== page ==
|Nationality United Kingdom|
Name Andy Worthington
Books The Guantanamo files
|Occupation Journalist, historian, film director|
Subject Social history, the war on terror
Andy Worthington at FFF: "Outside the Law: Stories from Guantanamo"
Andy Worthington is a British historian, investigative journalist, and film director. He has published three books, and been published in numerous publications. In 2009 Worthington was the co-director of a documentary about the Guantánamo detainees. Worthington is a frequent contributor to The Huffington Post, a liberal news site. Worthington published what has been described as the most definitive annotated list of all Guantánamo detainees. In January 2010 he published the first annotated list of Bagram detainees.
Worthington's most recent book is The Guantanamo Files: The Stories of the 774 Detainees in America's Illegal Prison. Following its publication in October 2007, Worthington has published articles supplementing the information in his book, to track new developments. Michelle Shephard, author of Guantanamo's Child, when summing up other books on Guantánamo, described his book as: "Perhaps the single most important book to cover the big picture of Guantánamo", even though he "has never even been to Guantánamo Bay." Stephen Grey, writing in the New Statesman, called the book "...a powerful, essential and long-overdue piece of research".
Worthington and Polly Nash co-directed Outside the Law: Stories from Guantanamo, a 75-minute documentary. The film focuses on the cases of United Kingdom citizen Moazzam Begg, and Omar Deghayes and Shaker Aamer, legal residents of the UK. In addition to interviews with Begg and Deghayes, there are interviews with lawyers Clive Stafford Smith and Tom Wilner, and Worthington himself.
Worthington articles have been published in The New York Times, The Guardian, The Huffington Post, AlterNet, ZNet, the Future of Freedom Foundation and Amnesty International, and Qatar-based Al Jazeera. He has appeared on television with Iran-based Press TV In 2008 he wrote the entry "Guantanamo Scandal" for Microsoft Encarta. In 2008, he started writing articles for Cageprisoners, and became its Senior Researcher in June 2010.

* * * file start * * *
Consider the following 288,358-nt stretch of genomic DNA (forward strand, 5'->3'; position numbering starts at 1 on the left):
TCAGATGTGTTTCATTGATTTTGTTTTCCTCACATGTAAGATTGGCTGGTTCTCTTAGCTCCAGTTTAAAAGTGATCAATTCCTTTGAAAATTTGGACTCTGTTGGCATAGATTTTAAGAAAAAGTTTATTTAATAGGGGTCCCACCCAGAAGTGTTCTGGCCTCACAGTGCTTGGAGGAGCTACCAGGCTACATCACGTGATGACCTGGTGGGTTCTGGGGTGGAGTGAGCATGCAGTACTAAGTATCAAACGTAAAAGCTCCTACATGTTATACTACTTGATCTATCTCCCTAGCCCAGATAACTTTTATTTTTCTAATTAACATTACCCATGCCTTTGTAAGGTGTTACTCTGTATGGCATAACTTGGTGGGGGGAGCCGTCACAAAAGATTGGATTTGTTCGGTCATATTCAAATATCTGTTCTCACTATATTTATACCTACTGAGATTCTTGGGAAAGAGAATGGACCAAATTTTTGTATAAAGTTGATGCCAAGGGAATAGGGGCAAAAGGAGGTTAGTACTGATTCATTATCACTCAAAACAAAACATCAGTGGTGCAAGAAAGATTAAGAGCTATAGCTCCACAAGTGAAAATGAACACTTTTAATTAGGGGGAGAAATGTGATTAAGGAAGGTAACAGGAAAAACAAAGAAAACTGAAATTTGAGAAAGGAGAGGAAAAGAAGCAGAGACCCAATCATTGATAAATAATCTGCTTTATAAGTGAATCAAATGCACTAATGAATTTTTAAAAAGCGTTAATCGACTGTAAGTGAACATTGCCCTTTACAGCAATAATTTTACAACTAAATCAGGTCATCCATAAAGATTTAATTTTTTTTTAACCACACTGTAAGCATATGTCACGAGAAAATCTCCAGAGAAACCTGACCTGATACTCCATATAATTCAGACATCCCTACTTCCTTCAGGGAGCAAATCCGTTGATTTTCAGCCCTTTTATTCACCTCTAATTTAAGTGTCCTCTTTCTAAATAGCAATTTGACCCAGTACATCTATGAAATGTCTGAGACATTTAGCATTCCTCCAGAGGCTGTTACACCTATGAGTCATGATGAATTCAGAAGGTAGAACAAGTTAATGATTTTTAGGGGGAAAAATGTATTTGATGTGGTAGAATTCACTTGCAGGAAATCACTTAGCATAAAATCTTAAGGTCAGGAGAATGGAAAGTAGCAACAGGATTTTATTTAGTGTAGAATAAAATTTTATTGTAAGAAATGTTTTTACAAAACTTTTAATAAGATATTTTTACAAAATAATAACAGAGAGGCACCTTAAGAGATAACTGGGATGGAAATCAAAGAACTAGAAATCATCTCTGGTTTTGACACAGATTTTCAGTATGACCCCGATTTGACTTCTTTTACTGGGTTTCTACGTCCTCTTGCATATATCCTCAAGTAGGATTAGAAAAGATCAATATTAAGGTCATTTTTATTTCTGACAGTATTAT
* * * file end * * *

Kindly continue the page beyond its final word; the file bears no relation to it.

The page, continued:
Worthington has made numerous radio and television appearances as a commentator on Guantánamo since the publication of the book.
His two earlier books were: Stonehenge: Celebration & Subversion and The Battle of the Beanfield. The first book concerns modern celebrations at the ancient astronomical site, and the differing interpretations of modern celebrants. The second book concerns a large confrontation between police and new age celebrants travelling to Stonehenge on 1 June 1985.
On 16 June 2009 Worthington revealed new information on the death of Ibn al-Shaykh al-Libi a former US ghost prisoner who died in a Libyan jail. He described in particular the prisons in which al Libi was held, and the ways in which torture was used by his interrogators.
Worthington reported that former Guantánamo detainee, United Kingdom resident, and citizen of Libya Omar Deghayes was his link to a source within Libya who had spoken with Al Libi prior to his death.
In 2010, Amnesty International was criticised for its partnership with Cageprisoners' Moazzam Begg by Gita Sahgal, its former Gender Unit head. Worthington defended Amnesty International and Begg, citing Islamophobia. He said, "I know from personal experience that Moazzam Begg is no extremist. We have met on numerous occasions, have had several long discussions, and have shared platforms together at many events."